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Old 07-23-2013, 08:41 PM   #19
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But the argument (which is supported by pretty reasonable data) is that through this warehouse hoarding, they've actually kept aluminum prices artificially inflated.
Is that by reducing the supply so much that it affects the market/spot price, or by just increasing the cost of carry? If it's the former, then I've misunderstood everything, and disregard everything that I've said. My impression from the NYTimes article was that it's just the latter, but I could be totally wrong.
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Old 07-23-2013, 09:33 PM   #20
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Goldman posted a rebuttal to the article:

Goldman Sachs | In The News - Goldman Sachs and Physical Commodities
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Old 07-23-2013, 09:54 PM   #21
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AEON, to try to respond to all of your post...



I don't know about unsustainable (you probably are right, but I'm not 100% sure), but there's definitely something bad going on in this regard in the developed world. What exactly is the cause and how exactly to stop it, I'm not totally sure, because I'm torn on a lot of issues myself.

Let me clarify my thoughts on Goldman in this specific case, though. The reason of which I am aware (there could be others) why Goldman and other investment banks store a lot of commodities is for forward contracts, a type of derivative. Forward contracts are used to hedge against resource prices rising. For instance, Coca-Cola is heavily dependent on aluminum. If the price of aluminum today is something that they can make good profits at while charging prices that don't cause consumers to abandon them, they can sign a contract with Goldman Sachs (or Morgan Stanley or JP Morgan or Deutsche Bank or Citigroup or whatever) to lock in buying aluminum for some fixed period of time at today's prices. Under such a contract, Coca-Cola will not be exposed to price increases, but will not receive the benefits of price drops. This creates stability for both Coca-Cola and their customers, and customers of competitors, because they are most likely using these contracts as well.

The reason why Coca-Cola does this instead of just buying and storing a ton of aluminum themselves now is because Goldman has the benefit of scale, and can do this for less than Coca-Cola. Goldman does this for a bunch of other clients, and has significant infrastructure that allows them to store aluminum cheaply. There is a spread between what it costs them and what they charge, but, if it gets to the point where Coca-Cola can store aluminum more cheaply than they can get a foeward contracts, then it's irrational for Coca-Cola to used a forward contract. If Coca-Cola does so in spite of it being more expensive, then that's there own idiocy and I have no sympathy.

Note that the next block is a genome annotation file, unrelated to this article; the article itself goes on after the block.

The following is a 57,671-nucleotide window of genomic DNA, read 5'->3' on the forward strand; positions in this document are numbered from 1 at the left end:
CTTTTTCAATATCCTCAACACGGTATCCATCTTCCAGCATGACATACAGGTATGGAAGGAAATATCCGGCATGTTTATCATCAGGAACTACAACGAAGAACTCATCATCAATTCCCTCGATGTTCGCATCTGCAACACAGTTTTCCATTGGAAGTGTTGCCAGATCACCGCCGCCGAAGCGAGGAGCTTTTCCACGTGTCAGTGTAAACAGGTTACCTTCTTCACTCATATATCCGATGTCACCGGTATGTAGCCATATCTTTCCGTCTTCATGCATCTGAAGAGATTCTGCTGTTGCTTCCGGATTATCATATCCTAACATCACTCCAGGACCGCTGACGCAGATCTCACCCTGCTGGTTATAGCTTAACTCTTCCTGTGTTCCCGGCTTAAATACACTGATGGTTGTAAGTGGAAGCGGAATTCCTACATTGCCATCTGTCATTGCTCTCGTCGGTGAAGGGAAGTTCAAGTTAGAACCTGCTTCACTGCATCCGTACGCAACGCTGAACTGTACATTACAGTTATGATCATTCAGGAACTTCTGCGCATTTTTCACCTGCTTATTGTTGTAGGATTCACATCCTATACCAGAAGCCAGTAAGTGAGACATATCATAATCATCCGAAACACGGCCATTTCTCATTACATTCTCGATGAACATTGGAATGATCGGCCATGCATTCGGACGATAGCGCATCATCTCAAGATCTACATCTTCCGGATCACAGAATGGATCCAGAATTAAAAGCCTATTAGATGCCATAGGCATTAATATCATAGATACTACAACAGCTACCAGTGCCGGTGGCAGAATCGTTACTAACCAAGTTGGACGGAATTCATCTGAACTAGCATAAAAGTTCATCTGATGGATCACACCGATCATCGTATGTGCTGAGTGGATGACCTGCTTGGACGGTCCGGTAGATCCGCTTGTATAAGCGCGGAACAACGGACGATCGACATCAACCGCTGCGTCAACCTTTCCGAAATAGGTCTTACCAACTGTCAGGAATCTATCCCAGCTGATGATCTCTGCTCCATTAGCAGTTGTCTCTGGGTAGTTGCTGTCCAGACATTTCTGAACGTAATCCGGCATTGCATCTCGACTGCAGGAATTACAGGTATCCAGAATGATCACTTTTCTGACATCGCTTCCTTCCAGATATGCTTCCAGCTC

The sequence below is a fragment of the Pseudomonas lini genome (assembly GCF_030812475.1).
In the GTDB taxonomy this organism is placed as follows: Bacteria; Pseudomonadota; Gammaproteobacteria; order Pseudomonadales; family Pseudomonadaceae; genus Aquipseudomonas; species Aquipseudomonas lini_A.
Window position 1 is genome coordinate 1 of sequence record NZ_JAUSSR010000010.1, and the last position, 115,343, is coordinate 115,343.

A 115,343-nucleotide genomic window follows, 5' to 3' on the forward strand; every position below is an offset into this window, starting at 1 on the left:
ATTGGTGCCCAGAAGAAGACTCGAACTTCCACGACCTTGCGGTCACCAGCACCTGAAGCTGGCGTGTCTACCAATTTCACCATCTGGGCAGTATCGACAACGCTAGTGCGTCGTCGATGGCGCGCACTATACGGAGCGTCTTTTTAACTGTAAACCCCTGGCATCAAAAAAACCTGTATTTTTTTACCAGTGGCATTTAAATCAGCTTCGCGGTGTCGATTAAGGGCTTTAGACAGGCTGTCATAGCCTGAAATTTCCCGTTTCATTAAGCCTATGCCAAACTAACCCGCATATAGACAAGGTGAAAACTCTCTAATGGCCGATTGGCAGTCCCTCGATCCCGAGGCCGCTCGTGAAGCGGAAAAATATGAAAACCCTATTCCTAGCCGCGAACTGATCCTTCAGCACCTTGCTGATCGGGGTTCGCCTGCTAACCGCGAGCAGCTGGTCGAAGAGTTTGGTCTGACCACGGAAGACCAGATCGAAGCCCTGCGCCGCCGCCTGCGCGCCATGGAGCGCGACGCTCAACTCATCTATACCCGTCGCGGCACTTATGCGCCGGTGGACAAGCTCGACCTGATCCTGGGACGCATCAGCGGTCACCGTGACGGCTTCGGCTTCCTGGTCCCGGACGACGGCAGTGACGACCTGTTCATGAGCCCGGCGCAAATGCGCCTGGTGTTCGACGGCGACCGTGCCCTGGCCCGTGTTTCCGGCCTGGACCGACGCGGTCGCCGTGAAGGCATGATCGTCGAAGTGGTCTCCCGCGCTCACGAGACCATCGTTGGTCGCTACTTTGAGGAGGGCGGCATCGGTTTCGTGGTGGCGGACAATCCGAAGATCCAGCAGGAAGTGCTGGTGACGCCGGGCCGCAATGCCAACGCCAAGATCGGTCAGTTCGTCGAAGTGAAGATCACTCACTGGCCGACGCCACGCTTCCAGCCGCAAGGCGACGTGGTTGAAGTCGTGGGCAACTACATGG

Even if Goldman is increasing prices with creative accounting measures, as long as they are selling forwards more cheaply than the Coca-Cola could store aluminum, then they are still providing benefit for both them and the Coca-Colas of the world. So, is what they're doing wrong and anti-competitive? Absolutely. But I don't think that the practice of selling forward contracts is bad. They provide stability at a price lower than hoarding aluminum could generate.



There's a derivative called a futures contract that does what you're suggesting here. Goldman sells them as well. Goldman can sell Coca-Cola a contract promising future delivery of x tons of aluminum at y date, and then they turn around and hedge that with a different party (or, more likely, parties) who will provide them the mathematical equivalent of x tons of aluminum at y date as well. In reality, no aluminum would change hands, but the equivalent money would flow to the right margin accounts. Goldman still charges a spread here, although this market may be more competitive, because it happens on exchanges. It's a company's choice which market they engage in, but I imagine that the forward market is somewhat cheaper, because Goldman doesn't have to worry about counterparty risk if they are storing the metal themselves (I could be wrong on this, though). Forward contracts are also more customizable, as they are over-the-counter, while futures are all sold on exchanges.



Yes, definitely.

So, my feelings are this: what Goldman did was wrong. However, this (as in, selling forward contracts in general) is an activity that provides much stability, and is good overall for both investment banks and producers. No currently proposed regulations would get rid of it, and I wouldn't advocate getting rid of it. It's not really causing the world's problems, as least as far as I can tell. So the best course of action, to me, does not seem to be creating laws that try to get rid of forward contracts. I guess it's best to go after Goldman and others for this specific instance (I don't doubt that there's some collusion going on, which allowed this to happen). Will that actually change anything? I don't know. But I don't like the idea of trying to get investment banks to give up forwards altogether.
Digitize, thank you for taking the time to explain this in more detail - I really appreciate it. I suppose it is always easy to pick on Goldman Sachs - they seem to be to poster child for that "something" we know is wrong underneath the hood. We just can't seem to get at it, and it's frustrating.
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Old 07-24-2013, 02:57 PM   #22
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Not directly related, but I think Goldman - especially how you decribed them - is certainly a major component/factor/reason for the current mess:

RSA Animate - Crises of Capitalism - YouTube